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Highlights from the ATTRACT deep-tech conference

From medical imaging to a robotic fish, the ATTRACT conference explored a wealth of breakthrough technologies

Jean-Eric Paquet, Director General, DG Research and Innovation, European Commission opening the ATTRACT online conference.
Jean-Eric Paquet, Director General, DG Research and Innovation, European Commission opening the ATTRACT online conference. (Image: CERN)

The online ATTRACT conference on 22–23 September brought together more than 800 researchers, investors, entrepreneurs and European innovation policymakers to explore how breakthrough technologies could change the future. The ATTRACT project, coordinated by CERN and funded by the European Union, showcases 170 funded deep-tech initiatives covering some 15 domains, from fundamental physics to life sciences, environment and security. CERN has contributed to this joint effort by coordinating or participating itself in 19 of the funded projects.

These early-stage technologies not only benefit future particle physics research, but also offer promising uses in fields such as imaging, cancer treatment, particle optics, sensor manufacturing, data streaming and storage, fire detection, high-speed communication, cooling systems and… a cryogenic robot fish for visual inspection.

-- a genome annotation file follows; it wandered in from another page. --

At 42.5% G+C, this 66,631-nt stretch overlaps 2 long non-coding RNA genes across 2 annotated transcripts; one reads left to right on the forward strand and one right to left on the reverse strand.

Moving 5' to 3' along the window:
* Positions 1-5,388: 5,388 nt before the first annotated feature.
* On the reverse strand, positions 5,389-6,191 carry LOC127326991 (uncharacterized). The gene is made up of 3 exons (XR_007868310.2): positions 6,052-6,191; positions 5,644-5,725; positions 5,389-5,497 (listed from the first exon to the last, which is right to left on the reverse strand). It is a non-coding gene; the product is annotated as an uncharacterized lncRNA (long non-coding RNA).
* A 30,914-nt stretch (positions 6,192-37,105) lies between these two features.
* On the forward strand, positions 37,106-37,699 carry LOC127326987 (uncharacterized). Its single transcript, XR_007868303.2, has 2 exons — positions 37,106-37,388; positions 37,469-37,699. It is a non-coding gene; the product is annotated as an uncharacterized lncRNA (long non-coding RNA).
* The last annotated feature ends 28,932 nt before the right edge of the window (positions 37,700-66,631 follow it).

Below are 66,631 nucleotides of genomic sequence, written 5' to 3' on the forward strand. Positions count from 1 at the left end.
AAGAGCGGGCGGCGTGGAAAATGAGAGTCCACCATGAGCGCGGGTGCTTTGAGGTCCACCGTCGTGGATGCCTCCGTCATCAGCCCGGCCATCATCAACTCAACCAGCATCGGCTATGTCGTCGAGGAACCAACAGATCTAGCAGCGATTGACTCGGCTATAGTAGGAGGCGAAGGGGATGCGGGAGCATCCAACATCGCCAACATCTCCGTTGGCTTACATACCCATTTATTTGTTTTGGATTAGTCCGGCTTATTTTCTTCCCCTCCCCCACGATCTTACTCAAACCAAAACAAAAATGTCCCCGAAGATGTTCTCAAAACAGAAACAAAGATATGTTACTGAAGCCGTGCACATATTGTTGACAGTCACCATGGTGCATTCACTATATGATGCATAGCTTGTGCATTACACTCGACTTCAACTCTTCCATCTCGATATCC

“We are closely following up a number of these exciting developments here at CERN, in particular those relevant for societal applications,” noted Manuela Cirilli, deputy group leader of CERN’s Knowledge Transfer (KT) group. Along with several KT colleagues, she was actively participating in the conference and found the interactive Marketplace website a “treasure trove” of ideas and possible new partners.

The conference programme consisted of panel discussions and keynote speeches on topics ranging from new paradigms in science to funding deep tech in Europe, its future and its societal impact. Young innovators also displayed new ideas resulting from selected ATTRACT projects.

“The ATTRACT project has been genuinely ground-breaking,” said Jean-Eric Paquet, Director-General of Research and Innovation at the European Commission, in his opening speech. “It is the first time that we have connected science and innovation so openly in Europe.”

“During this decade, we are transitioning from siloed technologies in areas like physics and biology to interdependent, interdisciplinary systems. The work being done at ATTRACT is so important,” continued Amy Webb, Professor of Strategic Foresight at NYU Stern School of Business in New York, in her keynote.

In the concluding remarks, Dr Michael Krisch from ESRF and Professor Sergio Bertolucci from the University of Bologna reminded the audience that ATTRACT hopes to move forward to its next stage of development, providing further funding and help to selected clusters of projects. This second phase is due to start next year, pending funding from the European Commission.

“Despite the unanticipated effects of the COVID-19 situation, we were able to showcase online the wealth of activities originally planned for the physical event in Brussels,” explained Romain Muller from CERN’s EU Projects Office, who organised and hosted the conference. “From the lively chatter we saw on the different media platforms, it seems we have been able to truly ignite the deep tech revolution in Europe.”


For more details and to watch the video recordings, visit the ATTRACT conference website.